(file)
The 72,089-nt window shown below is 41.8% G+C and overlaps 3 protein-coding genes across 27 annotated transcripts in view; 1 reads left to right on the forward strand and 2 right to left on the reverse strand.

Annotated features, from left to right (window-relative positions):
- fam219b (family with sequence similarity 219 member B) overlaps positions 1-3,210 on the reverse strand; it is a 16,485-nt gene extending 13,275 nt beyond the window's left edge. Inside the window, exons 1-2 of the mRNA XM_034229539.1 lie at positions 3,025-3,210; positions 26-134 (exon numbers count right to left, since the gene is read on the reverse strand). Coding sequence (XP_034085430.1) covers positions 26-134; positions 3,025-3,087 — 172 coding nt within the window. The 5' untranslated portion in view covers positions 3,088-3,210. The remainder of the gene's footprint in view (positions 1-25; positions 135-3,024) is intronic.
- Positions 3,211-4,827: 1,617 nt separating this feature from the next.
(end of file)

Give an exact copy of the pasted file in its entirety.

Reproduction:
The 72,089-nt window shown below is 41.8% G+C and overlaps 3 protein-coding genes across 27 annotated transcripts in view; 1 reads left to right on the forward strand and 2 right to left on the reverse strand.

Annotated features, from left to right (window-relative positions):
- fam219b (family with sequence similarity 219 member B) overlaps positions 1-3,210 on the reverse strand; it is a 16,485-nt gene extending 13,275 nt beyond the window's left edge. Inside the window, exons 1-2 of the mRNA XM_034229539.1 lie at positions 3,025-3,210; positions 26-134 (exon numbers count right to left, since the gene is read on the reverse strand). Coding sequence (XP_034085430.1) covers positions 26-134; positions 3,025-3,087 — 172 coding nt within the window. The 5' untranslated portion in view covers positions 3,088-3,210. The remainder of the gene's footprint in view (positions 1-25; positions 135-3,024) is intronic.
- Positions 3,211-4,827: 1,617 nt separating this feature from the next.